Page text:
- December 6, 2011
- 93 Comments
Guest post by Francisco Dao. Follow him on Twitter @TheMan.
My rich friends are good people. They work hard, give generously to charity and invest their money in the ideas of entrepreneurs. They are in the 1% and their work creates jobs and fuels innovation. Surely they are not to blame for the problems that we face.
Jon Swartz is a veteran journalist who has covered Silicon Valley’s highs and lows over the years. As Swartz says, he’s seen it all and along the way, he’s chronicled not only the events but its impact on business, culture, and society. Jon joins us on (R)evolution to discuss disruptive technology, what it means and what’s next.
Please take a moment to watch and let us know your thoughts…
Season 2 – Episode 12
Guest post by Matt Polsky, social media director for Veterans United Home Loans
By now, many of us have already started setting up our Google+ business pages, and have noticed that there’s nothing overly special about these business pages yet, since they currently lack a vanity URL, have no setting for multiple admins and closely resemble a personal page. However, they will be connected back to Google’s search engine in a way that removes the noise made by competitors.
Part 13 in a series introducing my new book, The End of Business as Usual…this series serves as the book’s prequel.
These days, customer service seems to be a contradiction of words and intentions. Year after year, customers are appealing for attention, efficiency and a communicated sense of being appreciated. After all, what is the value of customer acquisition if retention itself isn’t valued? Now with social networks becoming the preferred channel of communication among connected consumers, businesses are losing ground and faith. The reality is that customers will share their experiences whether positive or negative and they will influence the decisions of others. The question is, how are you changing your service model to shape and steer experiences that deliver value to customers and also back to your business?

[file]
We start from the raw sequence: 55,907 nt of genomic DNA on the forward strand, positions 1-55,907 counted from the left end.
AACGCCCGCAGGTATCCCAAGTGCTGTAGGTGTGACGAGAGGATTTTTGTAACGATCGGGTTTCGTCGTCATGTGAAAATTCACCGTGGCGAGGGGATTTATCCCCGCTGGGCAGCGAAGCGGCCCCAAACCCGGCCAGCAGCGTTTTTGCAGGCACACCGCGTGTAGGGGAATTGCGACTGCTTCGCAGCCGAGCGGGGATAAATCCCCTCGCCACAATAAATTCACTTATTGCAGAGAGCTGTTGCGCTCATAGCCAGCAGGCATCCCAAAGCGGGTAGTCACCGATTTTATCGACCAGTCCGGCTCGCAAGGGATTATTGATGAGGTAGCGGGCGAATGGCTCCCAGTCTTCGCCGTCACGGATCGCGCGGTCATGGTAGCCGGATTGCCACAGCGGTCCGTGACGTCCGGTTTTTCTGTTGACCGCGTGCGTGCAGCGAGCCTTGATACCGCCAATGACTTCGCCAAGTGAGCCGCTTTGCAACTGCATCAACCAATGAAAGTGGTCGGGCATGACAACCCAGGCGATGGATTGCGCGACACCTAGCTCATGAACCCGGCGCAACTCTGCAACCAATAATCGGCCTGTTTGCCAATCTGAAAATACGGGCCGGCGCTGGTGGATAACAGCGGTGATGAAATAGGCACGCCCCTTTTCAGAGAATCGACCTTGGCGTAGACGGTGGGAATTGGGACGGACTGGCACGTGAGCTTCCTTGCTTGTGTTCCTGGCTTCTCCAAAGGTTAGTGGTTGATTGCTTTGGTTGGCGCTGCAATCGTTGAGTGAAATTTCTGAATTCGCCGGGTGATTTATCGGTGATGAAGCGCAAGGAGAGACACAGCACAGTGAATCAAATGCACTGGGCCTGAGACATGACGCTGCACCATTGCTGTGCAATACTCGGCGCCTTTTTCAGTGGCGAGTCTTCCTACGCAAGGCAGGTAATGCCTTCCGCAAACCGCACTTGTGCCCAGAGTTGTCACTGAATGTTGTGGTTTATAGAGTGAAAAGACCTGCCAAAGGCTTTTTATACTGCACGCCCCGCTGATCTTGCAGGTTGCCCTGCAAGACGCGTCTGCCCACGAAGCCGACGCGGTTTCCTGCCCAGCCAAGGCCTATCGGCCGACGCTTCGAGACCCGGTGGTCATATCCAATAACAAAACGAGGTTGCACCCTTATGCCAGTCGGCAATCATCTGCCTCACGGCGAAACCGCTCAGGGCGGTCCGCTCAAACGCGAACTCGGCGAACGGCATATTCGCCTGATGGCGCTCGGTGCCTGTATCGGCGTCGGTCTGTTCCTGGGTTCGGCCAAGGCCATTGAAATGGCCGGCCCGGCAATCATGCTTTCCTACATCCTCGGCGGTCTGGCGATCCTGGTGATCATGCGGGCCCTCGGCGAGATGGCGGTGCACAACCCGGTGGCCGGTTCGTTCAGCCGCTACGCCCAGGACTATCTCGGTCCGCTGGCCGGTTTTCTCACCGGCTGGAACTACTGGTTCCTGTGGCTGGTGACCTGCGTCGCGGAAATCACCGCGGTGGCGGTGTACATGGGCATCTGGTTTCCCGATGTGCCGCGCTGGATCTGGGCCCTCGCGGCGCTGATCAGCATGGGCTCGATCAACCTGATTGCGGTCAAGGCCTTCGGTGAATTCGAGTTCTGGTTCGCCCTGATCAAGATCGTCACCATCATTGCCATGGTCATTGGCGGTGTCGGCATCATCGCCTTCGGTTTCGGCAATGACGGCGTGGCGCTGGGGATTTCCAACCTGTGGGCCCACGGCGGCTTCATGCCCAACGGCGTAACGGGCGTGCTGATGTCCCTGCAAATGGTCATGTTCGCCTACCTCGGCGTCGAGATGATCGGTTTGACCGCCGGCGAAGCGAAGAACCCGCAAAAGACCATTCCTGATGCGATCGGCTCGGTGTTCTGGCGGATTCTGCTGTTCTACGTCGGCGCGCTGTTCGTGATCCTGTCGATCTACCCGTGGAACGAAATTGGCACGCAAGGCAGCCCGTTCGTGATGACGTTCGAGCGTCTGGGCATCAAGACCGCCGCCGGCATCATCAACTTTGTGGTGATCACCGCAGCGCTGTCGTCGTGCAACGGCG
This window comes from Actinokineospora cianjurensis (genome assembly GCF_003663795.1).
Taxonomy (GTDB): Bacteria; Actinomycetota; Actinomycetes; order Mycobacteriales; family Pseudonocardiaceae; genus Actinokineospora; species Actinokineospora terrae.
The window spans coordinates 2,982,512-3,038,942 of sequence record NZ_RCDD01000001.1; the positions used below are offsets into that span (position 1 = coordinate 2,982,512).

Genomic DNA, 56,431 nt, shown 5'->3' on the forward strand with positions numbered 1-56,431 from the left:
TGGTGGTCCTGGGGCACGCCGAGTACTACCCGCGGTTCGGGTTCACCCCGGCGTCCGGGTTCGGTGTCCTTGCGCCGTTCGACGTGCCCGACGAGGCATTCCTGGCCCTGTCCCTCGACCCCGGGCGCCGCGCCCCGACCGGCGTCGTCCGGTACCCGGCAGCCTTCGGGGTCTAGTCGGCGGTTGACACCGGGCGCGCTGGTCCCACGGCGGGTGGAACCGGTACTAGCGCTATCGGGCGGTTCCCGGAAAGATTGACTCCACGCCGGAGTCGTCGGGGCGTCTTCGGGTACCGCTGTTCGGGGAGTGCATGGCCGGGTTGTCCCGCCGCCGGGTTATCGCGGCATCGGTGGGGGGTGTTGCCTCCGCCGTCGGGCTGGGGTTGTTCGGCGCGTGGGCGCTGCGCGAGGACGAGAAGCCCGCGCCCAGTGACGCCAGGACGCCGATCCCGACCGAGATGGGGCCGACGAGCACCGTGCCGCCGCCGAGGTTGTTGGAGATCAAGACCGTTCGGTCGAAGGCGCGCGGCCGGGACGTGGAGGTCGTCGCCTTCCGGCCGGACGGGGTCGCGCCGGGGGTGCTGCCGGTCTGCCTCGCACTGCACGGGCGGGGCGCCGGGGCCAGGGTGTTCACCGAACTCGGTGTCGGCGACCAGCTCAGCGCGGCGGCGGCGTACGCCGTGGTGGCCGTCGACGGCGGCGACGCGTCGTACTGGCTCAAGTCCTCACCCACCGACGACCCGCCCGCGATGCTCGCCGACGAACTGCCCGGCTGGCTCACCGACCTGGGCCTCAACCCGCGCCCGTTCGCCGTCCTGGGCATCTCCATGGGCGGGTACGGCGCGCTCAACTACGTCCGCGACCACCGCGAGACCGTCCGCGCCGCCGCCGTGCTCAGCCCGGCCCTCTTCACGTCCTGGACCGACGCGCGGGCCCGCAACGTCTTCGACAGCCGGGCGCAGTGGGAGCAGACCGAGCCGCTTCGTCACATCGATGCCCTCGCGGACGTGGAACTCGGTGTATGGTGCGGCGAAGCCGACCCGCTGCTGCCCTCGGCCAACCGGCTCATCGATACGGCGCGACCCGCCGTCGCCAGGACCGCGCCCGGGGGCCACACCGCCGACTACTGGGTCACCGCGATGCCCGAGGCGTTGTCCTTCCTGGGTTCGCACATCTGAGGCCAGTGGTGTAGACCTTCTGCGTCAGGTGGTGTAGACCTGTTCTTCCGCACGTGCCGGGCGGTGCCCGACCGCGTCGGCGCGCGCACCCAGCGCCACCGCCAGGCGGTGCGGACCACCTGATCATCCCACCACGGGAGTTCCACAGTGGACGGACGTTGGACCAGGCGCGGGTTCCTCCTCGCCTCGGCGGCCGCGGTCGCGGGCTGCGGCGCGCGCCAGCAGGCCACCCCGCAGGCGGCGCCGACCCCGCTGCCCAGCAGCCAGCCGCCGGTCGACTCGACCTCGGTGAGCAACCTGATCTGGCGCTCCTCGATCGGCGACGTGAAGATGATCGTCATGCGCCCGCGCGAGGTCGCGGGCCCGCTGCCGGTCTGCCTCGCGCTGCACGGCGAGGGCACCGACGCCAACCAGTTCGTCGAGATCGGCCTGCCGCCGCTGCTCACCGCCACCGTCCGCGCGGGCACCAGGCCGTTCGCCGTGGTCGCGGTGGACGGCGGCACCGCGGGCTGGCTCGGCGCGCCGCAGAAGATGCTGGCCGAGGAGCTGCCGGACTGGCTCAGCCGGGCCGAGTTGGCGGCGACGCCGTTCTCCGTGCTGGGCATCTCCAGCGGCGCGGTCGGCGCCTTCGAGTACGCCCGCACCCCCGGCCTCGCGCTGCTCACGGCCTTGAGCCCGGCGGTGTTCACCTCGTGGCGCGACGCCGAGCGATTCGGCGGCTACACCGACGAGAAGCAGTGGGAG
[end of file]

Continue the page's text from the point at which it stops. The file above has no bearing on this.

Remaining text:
This is a guest post by Magdalena Georgieva of HubSpot, a marketing software company based in Cambridge, MA.
What makes one voice louder than the other? While this is a simple question, it often takes us to a nuanced answer. Being aware of these nuances is essential in the world of marketing.
Dave Peck is the author of Think Before you Engage, a new book that guides readers through 100 questions to ask before starting a social media marketing campaign. He asked me to write the foreword and as a friend and neighbor, I of course said yes. But, the only condition was that upon publishing, I could share the foreword with you here…
I thought I take a moment to answer it here just in case you were wondering the same thing.
Guest post by Todd Blecher, Communications Director, The Boeing Company
Much wisdom did Yoda accumulate. But experience with social media I think not the Jedi had. Yoda’s insistence that we “do, or do not. There is no try,” to brand journalism does not apply.
When it comes to brand journalism the instruction should be “Try. There is no do or do not.” In fact, since April, 2010, when we transformed www.boeing.com into a brand journalism platform, we’ve been all about trying. We started with modest goals and walk-then-run approach that has been essential to sustainable success.
Part 12 in a series introducing my new book, The End of Business as Usual…this series serves as the book’s prequel.
Over the years, customer service has been something of a paradox within the organization. The name itself inspires dedication to helping people. And while that is the intention of customer service professionals worldwide, customer service as a line item in business accounting has often placed it in the hands of outsourced organizations, under-qualified personnel, or in the hands of customers directly through self-service or automated technology. The mission of course is to improve profitability. It is what it is.
Brian Solis is principal at Altimeter Group, a research firm focused on disruptive technology. A digital analyst, anthropologist, and futurist, Solis has studied and influenced the effects of emerging technology on business, marketing, and culture. Solis is also globally recognized as one of the most prominent thought leaders and published authors in new media. His new book, What's the Future of Business (WTF), explores the landscape of connected consumerism and how business and customer relationships unfold and flourish in four distinct moments of truth. His previous book, The End of Business as Usual, explores the emergence of Generation-C, a new generation of customers and employees and how businesses must adapt to reach them. Prior to End of Business, Solis released Engage, which is regarded as the industry reference guide for businesses to market, sell and service in the social web.